Faculty who have already learned how to use technology to connect with their students and accomplish their teaching goals are not "tech-happy". Faculty who are already successful without having to do these things are not "fogeys". Faculty who don't fall into either group, who are still trying to figure out how best do what they want to do - connect with students, get them to learn - with or without technology, should be called "conscientious". That small group of faculty who ignore that they are not yet successful and who ignore that technology might be able to help them should be called ... to task.

And journalists who imply that the world is better now because one of our "tech-happy" cyborg-profs now (finally!) understands that really connecting with students, with community, is the true goal of teaching (because he rebooted!)... well, I don't know what they should be called. I don't know much about journalism. But I'm pretty sure they shouldn't be called "journalists".

Thursday, January 5, 2012

Open-access textbooks, e-textbooks, and e-readers

I know there's a lot of confusion surrounding these hot topics when I hear from a faculty member who asks me "I don't understand what the hype is about - isn't this just like posting readings in Blackboard?"

None of these topics is just like posting readings in Blackboard, but none of these things is really the same as any other of these topics either, so let's see if we can clear some things up.

There is a massive wave of interest in open-access textbooks in this country, driven by student and parent concern about higher education costs, which is driving the interest of both state and federal governments. If you heard an interview at an Occupy movement site this last fall, you heard a college student complaining about how much college debt he or she was in - and probably how disappointing it was that all that debt didn't lead to a job. Governments simply cannot ignore any more the public's complaints about costs in higher education, and textbook costs are often very large and hit students very hard because most families don't know to plan for them.

An open-access textbook is a textbook that is published under a public domain license or, more often, a version of the GNU or Creative Commons license. This means that users - you and I - are able to download, modify, and share the book as we would like - and for free. Teachers can use just chapters 3 through 8, if they want, and write their own chapter 1, and post it on their open class website as well as in a locked Blackboard or Moodle course. This is a huge difference from any other type of textbook, not because it's electronic, but because it's modifiable and shareable.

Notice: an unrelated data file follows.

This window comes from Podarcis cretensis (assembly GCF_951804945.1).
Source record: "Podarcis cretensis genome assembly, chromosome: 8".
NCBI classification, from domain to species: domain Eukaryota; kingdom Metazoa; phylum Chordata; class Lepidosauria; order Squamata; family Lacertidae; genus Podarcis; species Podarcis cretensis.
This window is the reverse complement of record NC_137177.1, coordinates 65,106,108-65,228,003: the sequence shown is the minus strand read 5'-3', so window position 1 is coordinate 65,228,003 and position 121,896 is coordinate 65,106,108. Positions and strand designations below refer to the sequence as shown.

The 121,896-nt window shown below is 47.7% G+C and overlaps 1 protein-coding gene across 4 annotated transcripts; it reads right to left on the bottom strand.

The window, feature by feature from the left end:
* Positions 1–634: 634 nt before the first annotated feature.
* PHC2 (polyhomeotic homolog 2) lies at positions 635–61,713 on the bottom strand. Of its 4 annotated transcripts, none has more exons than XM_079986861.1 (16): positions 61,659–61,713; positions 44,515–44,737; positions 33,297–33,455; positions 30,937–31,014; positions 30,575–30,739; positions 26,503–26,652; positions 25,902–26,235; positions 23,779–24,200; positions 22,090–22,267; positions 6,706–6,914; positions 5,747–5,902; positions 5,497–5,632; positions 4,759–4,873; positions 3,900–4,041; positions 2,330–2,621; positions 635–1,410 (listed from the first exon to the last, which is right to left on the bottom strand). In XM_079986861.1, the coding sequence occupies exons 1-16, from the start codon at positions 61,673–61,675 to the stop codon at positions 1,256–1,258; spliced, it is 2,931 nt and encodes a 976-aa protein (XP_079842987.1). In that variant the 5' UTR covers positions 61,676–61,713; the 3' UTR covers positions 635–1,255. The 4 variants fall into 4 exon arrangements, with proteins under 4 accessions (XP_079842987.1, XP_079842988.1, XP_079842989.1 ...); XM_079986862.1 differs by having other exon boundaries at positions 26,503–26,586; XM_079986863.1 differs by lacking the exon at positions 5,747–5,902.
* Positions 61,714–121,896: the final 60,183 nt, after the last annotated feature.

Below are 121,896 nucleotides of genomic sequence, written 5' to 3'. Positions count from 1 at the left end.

Florida and California have large movements to create textbooks along these lines, especially for introductory classes for which one textbook can serve many thousands of students. The federal government is also sponsoring a project to foster more good quality open-access textbooks. If you Google "open access resource examples", or "open educational resources", you'll see a number of examples of these projects - "resources" rather than "textbooks" because creating distributable, modifiable videos, simulations, and exercises is just as important to this movement as textbooks. (Check out OERCommons to find resources in your field.)

Most open-access resources are distributed electronically. Electronic distribution makes distribution very low cost and easy. That often confuses both faculty and students, though, because there are a ton of electronic textbooks that are for-profit, restricted-copyright texts just like the textbooks they pay for in the bookstore. A recent study demonstrated that electronic textbooks don't save students any money, and the reason for that is simple: because they are provided by the usual publishers and usually priced in the same way as the usual print textbooks. Those publishers have their own reasons for those pricing models but they aren't changing them just because the e-textbooks are distributed electronically.

There's no denying, though, that electronic textbooks are a fast growing category, because electronic books in general are a fast growing category. It's been many months since Amazon reported that their sales of e-books surpassed their sales of print books - and in Internet-time, six months is like four dog-years. One of the most popular gifts for the Christmas and Hannukah just passed was an e-book reader. Kindles, Nooks, and various tablets and other e-readers all did very well (though yes, Kindles outsold the rest). We've tested the new Kindles in Faculty Computing Services and the Kindle Fire is a nice alternative to an iPad for those who want a smaller device and don't mind that it runs an Android operating system rather than Apple's iOS (translation: it isn't quite as cool and fun to use). E-books can also be read on smartphones, which now have large, good screens. 2011 seems to have been the tipping point many were waiting for for a long time: e-books are now perfectly normal. Lots of students still don't want them - but lots of students do.

In such an environment, it's only reasonable that students sometimes want e-book alternatives to their textbooks. But there are two very different options for our selection: e-books from publishers, whose only difference from the standard books is that they are electronic, and e-books that are open-access, that are freely distributable and modifiable.

For the student, the cost differential is considerable. For the instructor, the options are very different as well: the OER textbook offers an opportunity to modify existing textbooks or related resources and copy or distribute them however they please.